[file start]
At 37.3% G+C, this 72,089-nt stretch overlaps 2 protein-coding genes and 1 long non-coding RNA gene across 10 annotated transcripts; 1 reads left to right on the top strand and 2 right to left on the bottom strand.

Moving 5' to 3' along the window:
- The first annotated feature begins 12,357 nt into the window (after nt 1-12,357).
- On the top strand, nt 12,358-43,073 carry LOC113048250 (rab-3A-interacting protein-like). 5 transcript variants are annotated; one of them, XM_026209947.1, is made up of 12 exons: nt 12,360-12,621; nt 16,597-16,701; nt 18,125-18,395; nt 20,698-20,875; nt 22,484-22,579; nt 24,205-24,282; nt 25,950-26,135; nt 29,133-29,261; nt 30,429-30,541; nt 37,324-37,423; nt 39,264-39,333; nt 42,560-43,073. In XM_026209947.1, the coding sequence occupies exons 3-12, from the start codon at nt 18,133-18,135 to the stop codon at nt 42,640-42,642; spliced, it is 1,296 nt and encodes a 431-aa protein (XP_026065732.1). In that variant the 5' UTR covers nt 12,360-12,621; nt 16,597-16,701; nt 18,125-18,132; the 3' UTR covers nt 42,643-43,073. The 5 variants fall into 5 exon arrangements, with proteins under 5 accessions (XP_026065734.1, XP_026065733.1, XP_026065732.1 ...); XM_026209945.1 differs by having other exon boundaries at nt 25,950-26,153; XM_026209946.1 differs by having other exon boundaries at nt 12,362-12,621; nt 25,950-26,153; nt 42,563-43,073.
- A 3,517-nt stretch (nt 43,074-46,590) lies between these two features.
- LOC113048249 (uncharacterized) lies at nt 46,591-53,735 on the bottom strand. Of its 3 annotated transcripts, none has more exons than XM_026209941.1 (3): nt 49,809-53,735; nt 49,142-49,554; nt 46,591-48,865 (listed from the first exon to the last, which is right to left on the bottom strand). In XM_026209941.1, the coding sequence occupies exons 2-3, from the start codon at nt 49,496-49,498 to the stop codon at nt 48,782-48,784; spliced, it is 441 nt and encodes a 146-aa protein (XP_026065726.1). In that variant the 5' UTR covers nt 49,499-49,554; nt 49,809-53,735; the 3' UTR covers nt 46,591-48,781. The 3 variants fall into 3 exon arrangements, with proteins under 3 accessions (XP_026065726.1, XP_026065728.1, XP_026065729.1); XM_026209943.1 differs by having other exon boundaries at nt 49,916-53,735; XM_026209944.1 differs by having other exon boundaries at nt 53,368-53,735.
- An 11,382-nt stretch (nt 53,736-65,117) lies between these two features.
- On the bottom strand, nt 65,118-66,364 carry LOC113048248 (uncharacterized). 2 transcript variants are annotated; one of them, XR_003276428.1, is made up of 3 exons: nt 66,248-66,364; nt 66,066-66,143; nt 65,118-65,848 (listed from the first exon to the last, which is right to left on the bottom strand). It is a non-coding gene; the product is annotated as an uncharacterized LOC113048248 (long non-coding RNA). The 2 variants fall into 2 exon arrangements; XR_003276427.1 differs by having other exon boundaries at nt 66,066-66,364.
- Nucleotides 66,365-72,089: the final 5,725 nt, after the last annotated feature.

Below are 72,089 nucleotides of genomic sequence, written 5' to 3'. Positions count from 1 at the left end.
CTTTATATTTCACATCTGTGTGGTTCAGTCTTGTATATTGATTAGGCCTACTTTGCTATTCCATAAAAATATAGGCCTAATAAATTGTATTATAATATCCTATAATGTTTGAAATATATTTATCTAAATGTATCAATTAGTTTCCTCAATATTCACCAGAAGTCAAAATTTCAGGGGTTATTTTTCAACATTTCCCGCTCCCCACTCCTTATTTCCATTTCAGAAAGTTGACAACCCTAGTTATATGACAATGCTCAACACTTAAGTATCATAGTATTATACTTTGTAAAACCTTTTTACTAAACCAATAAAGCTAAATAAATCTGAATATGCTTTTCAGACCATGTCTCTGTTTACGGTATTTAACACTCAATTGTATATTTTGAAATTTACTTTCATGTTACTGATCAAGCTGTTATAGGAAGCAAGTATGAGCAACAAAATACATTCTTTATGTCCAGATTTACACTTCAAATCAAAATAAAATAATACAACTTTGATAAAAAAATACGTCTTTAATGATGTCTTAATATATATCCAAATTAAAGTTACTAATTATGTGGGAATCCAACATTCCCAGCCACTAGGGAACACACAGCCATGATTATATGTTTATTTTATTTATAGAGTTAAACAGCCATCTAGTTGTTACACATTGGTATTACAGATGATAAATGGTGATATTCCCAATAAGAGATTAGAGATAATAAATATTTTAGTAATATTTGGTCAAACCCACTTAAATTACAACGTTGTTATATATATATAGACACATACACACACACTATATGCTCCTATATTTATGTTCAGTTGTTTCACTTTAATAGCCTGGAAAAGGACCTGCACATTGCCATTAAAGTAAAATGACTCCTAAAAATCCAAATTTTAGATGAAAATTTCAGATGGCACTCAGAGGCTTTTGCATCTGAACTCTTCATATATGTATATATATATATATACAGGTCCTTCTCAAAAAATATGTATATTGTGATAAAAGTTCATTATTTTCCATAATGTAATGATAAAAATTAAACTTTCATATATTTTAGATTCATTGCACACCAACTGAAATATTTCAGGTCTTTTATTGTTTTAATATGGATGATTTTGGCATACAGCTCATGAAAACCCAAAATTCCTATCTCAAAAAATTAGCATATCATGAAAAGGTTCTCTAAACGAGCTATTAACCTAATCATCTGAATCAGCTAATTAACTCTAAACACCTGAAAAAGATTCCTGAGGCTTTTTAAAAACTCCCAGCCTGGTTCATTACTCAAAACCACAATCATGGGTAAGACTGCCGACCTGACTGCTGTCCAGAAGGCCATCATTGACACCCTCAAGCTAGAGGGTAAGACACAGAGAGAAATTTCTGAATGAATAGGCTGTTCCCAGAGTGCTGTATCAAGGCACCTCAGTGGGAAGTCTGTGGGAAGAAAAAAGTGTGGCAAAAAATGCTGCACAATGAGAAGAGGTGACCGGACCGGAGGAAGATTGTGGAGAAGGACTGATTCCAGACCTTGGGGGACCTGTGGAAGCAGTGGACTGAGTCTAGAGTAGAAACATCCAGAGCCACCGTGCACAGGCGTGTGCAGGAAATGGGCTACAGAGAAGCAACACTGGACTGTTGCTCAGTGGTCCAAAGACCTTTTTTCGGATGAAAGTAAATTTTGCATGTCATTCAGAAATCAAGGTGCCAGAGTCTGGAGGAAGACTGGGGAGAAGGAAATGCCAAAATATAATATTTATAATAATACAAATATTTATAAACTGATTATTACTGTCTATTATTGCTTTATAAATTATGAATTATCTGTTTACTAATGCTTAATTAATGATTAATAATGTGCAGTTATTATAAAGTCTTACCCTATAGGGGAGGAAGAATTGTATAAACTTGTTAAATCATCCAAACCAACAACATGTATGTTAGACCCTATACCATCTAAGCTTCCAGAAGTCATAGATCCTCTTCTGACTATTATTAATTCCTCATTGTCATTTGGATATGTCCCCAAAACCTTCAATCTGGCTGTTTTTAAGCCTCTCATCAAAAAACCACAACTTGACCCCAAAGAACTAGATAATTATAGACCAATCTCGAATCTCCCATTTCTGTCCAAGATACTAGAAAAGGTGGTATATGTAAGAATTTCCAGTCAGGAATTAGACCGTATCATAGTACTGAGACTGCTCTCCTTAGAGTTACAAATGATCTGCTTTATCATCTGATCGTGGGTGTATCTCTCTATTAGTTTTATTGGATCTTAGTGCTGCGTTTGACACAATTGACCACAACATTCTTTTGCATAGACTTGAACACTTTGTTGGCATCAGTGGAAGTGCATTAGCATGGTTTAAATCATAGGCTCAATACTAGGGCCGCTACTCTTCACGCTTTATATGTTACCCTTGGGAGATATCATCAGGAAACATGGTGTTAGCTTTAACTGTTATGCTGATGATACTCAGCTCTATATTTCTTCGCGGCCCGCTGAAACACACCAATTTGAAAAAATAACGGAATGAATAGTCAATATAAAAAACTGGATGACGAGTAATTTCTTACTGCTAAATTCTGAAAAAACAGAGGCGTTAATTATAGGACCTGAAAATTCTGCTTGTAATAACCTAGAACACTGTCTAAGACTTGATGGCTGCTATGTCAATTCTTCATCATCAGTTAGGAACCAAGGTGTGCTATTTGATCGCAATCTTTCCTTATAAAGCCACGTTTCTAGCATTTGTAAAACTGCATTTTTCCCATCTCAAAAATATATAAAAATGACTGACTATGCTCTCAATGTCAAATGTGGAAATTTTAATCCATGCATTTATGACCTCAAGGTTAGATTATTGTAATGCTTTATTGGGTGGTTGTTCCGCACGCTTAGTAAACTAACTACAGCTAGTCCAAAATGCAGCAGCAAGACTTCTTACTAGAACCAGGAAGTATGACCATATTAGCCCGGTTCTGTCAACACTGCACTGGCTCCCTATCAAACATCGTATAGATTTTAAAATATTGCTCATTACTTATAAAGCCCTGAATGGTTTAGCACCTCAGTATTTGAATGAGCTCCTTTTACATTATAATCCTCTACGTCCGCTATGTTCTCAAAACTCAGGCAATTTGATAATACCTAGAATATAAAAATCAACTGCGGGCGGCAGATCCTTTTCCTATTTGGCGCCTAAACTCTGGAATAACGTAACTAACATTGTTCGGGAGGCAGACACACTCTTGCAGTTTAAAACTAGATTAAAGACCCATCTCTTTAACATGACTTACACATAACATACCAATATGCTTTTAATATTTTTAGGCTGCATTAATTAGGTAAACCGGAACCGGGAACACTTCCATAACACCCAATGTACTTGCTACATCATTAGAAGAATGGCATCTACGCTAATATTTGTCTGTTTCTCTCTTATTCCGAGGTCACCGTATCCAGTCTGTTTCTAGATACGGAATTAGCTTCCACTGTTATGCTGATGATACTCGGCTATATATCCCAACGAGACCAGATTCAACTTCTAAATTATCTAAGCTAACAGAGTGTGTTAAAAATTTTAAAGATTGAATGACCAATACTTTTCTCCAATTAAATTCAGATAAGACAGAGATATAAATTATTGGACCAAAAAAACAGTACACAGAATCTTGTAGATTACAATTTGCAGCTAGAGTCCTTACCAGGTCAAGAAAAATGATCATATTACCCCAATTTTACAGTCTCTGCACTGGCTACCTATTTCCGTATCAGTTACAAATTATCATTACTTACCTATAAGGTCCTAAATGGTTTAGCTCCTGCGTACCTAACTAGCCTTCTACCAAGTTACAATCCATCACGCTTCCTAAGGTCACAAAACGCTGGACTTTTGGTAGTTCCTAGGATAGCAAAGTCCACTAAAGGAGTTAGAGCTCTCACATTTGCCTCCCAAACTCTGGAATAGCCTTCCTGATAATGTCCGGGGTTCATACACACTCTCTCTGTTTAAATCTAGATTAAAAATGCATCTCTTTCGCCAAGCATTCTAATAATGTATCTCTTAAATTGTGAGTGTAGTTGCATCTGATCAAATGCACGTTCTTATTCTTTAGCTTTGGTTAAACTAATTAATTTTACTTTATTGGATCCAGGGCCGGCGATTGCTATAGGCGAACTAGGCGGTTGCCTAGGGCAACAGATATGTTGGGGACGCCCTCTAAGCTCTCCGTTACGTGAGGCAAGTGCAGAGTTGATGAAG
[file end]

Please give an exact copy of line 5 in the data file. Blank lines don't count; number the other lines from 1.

- A 3,517-nt stretch (nt 43,074-46,590) lies between these two features.